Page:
US Marine convicted of killing transgender woman deported from Philippines

US Marine convicted of killing transgender woman deported from Philippines
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A U.S. Marine convicted of killing a transgender woman was deported from the Philippines after he was pardoned by President Rodrigo Duterte.

Lance Cpl. Joseph Scott Pemberton, 25, boarded an American military aircraft heading to the U.S. on Sunday while in handcuffs and a mask, the Philippines’ Bureau of Immigration spokesperson Dana Sandoval told Reuters. His deportation comes after he was convicted for the 2014 killing for Jennifer Laude, after he found out she was transgender. 

Sandoval said Pemberton was blacklisted and banned from returning to the Philippines. 


Pemberton said in a statement released by his attorney Rowena Garcia-Flores that he was “extremely grateful” to Duterte and was extending his “most sincere sympathy” to Laude’s family.

He said he has spent “much time contemplating the many errors” he made on the night Laude died, saying he “wishes he had the words to express the depth of his sorrow and regret.”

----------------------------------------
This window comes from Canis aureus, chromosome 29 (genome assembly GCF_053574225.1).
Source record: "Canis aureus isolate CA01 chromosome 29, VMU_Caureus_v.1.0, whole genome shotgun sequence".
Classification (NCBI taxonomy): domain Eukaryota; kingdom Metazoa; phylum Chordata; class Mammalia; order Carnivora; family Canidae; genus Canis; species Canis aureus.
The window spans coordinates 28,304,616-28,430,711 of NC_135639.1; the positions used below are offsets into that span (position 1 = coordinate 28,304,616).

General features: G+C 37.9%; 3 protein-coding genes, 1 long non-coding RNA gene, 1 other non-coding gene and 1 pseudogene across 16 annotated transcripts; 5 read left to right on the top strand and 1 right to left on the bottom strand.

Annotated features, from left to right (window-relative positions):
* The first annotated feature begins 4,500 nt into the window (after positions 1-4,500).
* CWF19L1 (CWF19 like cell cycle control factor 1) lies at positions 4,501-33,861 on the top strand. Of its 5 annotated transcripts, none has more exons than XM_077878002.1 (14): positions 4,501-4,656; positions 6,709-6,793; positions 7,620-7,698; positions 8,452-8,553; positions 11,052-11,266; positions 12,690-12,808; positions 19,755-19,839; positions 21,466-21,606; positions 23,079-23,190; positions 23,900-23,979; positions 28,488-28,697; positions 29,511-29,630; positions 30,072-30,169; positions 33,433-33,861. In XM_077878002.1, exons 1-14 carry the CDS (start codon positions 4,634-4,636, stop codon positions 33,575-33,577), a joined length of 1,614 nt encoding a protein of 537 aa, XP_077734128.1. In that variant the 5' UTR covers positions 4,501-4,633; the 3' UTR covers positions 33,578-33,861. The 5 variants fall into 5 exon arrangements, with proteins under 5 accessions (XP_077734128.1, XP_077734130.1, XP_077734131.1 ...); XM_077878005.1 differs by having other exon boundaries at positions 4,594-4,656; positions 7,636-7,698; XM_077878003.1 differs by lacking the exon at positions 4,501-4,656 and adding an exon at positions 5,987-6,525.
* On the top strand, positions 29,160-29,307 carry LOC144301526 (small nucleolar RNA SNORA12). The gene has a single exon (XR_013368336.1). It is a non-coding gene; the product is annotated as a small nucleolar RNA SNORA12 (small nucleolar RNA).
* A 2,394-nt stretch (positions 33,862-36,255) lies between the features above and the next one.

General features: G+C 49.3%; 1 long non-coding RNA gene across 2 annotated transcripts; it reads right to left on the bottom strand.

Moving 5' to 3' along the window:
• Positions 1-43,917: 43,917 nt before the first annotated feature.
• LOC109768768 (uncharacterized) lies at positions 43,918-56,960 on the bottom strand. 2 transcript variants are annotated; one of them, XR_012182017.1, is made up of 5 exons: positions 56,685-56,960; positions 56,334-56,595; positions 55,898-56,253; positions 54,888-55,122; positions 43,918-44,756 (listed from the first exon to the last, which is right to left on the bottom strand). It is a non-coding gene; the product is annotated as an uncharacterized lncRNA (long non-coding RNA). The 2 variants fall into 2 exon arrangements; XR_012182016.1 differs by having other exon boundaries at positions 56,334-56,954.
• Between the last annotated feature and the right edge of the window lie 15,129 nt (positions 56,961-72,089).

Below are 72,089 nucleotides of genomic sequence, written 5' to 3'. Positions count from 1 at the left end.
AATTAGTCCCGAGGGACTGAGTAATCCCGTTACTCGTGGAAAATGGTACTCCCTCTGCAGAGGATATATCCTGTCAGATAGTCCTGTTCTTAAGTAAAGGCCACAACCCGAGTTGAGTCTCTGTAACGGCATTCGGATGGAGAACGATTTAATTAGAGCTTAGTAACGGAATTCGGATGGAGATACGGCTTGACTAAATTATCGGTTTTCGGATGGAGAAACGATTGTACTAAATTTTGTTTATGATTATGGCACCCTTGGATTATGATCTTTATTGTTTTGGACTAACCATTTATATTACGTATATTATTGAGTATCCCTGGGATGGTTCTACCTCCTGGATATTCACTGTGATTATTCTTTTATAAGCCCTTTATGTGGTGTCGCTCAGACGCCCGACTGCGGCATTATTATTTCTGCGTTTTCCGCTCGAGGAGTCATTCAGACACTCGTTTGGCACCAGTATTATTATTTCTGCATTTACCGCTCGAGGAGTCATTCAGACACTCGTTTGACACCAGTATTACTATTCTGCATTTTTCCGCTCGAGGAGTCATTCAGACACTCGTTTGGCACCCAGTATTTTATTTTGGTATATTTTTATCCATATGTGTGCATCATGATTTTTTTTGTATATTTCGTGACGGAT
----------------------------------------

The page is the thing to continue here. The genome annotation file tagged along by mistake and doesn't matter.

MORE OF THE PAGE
Virginia Suarez, the Laude family’s lawyer, said in a statement obtained by The Associated Press that she wishes Pemberton “peace of mind” and hopes he learned “the value of life and dignity regardless of gender and nationality.”

The U.S. Embassy said “all legal proceedings in the case took place under Philippine jurisdiction and law,” adding that “Pemberton fulfilled his sentence as ordered by Philippine courts,” according to the AP.

Duterte’s “absolute and unconditional pardon” of Pemberton last week and his deportation have raised scrutiny against a contract that governs American military presence in the country. 

Pemberton’s detention was organized under the Visiting Forces Agreement, a legal agreement governing temporary visits by U.S. military personnel. 


But the Regional Trial Court in Olongapo city ruled that a Philippine law allowing shorter jail sentences to those who practice good behavior still applied to the Marine, according to the AP. Laude’s family and the Department of Justice both appealed before the president issued his pardon.

Critics said the court order showed that American military members can get special treatment under the VFA. If the contract had been terminated, Pemberton couldn't have been kept at the military camp, and pressure would have mounted to move him to a prison in the Philippines, which the AP called “overcrowded and high-risk.”

Duterte announced in February that the VFA would end Aug. 9, before the Philippines backtracked on suspending the agreement. 

Pemberton was an anti-tank missile operator from New Bedford, Mass. He worked in joint exercises, among thousands of Americans, in the Philippines in 2014.

While on leave, he and other Marines met Laude and her friends before Laude was found dead in a motel room where she and Pemberton had checked in, according to the AP.